Building Empathy through Storytelling

Steward Academic Deans share the benefits of teaching storytelling in the curriculum.

By: Becky Groves, Lower School Academic Dean
Louise Robertson, Middle School Academic Dean
Melissa Freed, Upper School Curriculum Dean
Elizabeth Simpson, Upper School Academic Dean

Storytelling is one of the world’s oldest art forms. Its roots are founded in oral tradition, extending thousands of years. In its essence, storytelling has and will always bring people together into a shared experience, and it has a meaningful correlation to literacy development (“The Intersection of Storytelling and Reading Development”). An equally important connection is the effect that knowing someone’s story has on the development of empathy for that individual. We all know the idiom to walk a mile in someone’s shoes. To know someone’s story is one step towards empathizing with that person’s journey. In a world with a myriad of life experiences, hearing someone else’s “story” provides a window into that person’s perspective.

The National Association for the Preservation and Perpetuation of Storytelling defines storytelling as “an art form through which a storyteller projects mental and emotional images to an audience using the spoken word, including sign language and gestures, carefully matching the story content with audience needs and environment” (Roney 48).

The Council of Storytelling, while reporting the definition above, explains that this use of oral tradition is a potent tool for delivering content in all areas of the curriculum. This technique holds special value in all disciplines, especially language arts curriculum, as a means of helping young children develop competence with print literature. The potential reason for this connection stems from storytelling’s origin in the oral tradition. Children develop oral language fluency at an early age with a near-perfect success rate (Roney 49). Taking this natural strength and using it to reinforce academics proves to be beneficial for all types of learners of all ages.

Earlier this fall, Steward welcomed internationally renowned storyteller Courtney Campbell. In addition to sharing hilarious stories with our youngest students, Mrs. Campbell emphasized the importance of the story within each of us. Our students were encouraged to share their individual stories, both orally and in writing. Storytelling techniques are powerful and deeply important for development as students emphasize their own unique voices. When we tell our personal stories, we recognize, validate, and celebrate our own identities. This understanding of the intersection of storytelling and identity lays the groundwork for important work within our classrooms.

As academic deans, we are tasked with evaluating our curriculum on an ongoing basis, often looking at it through a different focus or lens. This school year, our faculty is using the concept of “windows and mirrors” as a way of seeing our curriculum from multiple perspectives. Noted book author/illustrator Grace Lin gives a moving argument for the importance of “windows and mirrors” in the books our students read. Relevant and engaging curriculum should allow students to see both others’ experiences (windows) and perspectives that reflect back their own identities (mirrors). What is a window for one student may be a mirror for another. By using this construct we, as curriculum leaders, are helping to fulfill the first line of our diversity and inclusion mission statement: The Steward School is committed to diversity and the development of an educational environment that fosters mutual respect, responsibility, and empathy in our school and in life.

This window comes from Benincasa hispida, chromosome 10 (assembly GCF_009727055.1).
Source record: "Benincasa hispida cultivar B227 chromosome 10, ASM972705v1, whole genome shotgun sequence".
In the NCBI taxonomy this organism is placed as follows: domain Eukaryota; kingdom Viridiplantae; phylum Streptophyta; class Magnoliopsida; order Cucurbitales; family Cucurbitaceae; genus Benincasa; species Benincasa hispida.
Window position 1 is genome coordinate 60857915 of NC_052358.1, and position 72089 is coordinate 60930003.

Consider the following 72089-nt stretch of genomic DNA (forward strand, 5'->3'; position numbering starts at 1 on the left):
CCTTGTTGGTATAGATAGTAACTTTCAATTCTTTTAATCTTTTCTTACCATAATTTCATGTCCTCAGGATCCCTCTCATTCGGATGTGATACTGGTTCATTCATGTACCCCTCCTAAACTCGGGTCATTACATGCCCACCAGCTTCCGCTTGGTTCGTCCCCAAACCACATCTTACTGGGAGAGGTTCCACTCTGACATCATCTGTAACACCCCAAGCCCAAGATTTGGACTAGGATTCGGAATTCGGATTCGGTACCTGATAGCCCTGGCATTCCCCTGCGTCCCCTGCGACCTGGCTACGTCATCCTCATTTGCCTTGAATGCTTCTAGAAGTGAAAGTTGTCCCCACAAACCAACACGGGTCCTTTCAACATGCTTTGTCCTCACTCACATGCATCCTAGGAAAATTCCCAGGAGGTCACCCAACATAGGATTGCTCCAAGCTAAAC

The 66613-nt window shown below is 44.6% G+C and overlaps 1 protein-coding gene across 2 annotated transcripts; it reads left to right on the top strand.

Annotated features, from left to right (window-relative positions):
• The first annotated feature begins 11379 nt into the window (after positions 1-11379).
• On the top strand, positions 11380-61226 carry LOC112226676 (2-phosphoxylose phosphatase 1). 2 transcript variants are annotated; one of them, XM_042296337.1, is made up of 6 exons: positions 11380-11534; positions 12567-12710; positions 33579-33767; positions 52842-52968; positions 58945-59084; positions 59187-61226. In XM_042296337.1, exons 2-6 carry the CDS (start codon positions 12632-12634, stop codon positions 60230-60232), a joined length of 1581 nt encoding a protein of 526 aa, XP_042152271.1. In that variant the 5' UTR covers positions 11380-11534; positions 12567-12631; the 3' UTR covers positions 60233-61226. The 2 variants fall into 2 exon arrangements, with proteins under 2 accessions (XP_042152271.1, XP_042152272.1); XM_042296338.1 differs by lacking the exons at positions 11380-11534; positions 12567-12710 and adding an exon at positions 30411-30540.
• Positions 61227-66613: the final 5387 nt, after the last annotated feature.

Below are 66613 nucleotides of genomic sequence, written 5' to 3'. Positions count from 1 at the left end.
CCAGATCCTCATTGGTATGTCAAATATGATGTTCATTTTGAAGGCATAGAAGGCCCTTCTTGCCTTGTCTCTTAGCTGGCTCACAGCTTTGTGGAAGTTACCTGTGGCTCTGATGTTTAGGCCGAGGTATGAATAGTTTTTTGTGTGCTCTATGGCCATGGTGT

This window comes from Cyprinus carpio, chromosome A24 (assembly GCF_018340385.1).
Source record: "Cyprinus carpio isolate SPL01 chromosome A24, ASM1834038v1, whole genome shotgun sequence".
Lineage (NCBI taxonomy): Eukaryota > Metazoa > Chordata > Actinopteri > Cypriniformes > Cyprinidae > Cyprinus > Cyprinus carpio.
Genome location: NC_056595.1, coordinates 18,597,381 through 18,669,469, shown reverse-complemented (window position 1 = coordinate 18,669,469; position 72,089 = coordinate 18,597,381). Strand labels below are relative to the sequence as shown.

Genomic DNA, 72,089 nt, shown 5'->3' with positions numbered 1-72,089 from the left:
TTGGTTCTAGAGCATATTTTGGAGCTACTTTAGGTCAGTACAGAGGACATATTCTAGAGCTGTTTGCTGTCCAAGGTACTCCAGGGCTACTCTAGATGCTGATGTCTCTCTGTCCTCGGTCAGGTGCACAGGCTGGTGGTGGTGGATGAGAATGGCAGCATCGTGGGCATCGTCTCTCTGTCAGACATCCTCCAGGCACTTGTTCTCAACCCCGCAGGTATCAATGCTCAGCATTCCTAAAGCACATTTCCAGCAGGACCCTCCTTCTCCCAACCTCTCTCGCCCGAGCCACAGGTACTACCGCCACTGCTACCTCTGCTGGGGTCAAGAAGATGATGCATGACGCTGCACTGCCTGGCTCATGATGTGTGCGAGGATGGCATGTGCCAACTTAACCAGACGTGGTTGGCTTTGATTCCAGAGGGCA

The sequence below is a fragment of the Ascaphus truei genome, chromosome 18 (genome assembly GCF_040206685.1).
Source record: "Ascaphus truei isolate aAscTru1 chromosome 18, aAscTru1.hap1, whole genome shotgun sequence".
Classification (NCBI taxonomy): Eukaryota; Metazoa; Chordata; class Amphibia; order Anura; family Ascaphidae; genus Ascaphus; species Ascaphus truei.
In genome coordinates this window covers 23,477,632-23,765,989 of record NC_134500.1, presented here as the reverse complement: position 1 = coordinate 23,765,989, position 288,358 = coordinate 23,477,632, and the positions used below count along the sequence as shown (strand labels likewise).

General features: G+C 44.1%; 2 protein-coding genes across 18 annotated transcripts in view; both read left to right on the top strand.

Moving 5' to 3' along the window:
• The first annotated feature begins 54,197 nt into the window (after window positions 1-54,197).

Literature is a powerful medium for opening the world to our students, exposing them to people and places they might not otherwise encounter. This year students in all three divisions (along with our entire faculty and staff) read A Long Walk to Water by Linda Sue Park, one of the 2017 Global Read Aloud selections. The story also set the groundwork for the November Visiting Innovators from Humanity Helping Sudan. The conversations around the innovators’ visit and the novel study were inspiring. These experiences allow students to build empathy as they make an abstract concept concrete and tangible. In addition, these personal connections act as catalyst and motivation to become involved in the issues of social change.

The common thread is storytelling. How we view ourselves and view others is in large part due to the stories we share. This school year, we are excited to journey into the world of storytelling as we learn about ourselves and those around us.

Works Cited

Roney, R. Craig. “A Case for Storytelling in the K-12 Language Arts Curriculum.” Storytelling, Self, Society, vol. 5, no. 1, 2009, pp. 45–54. JSTOR, JSTOR,




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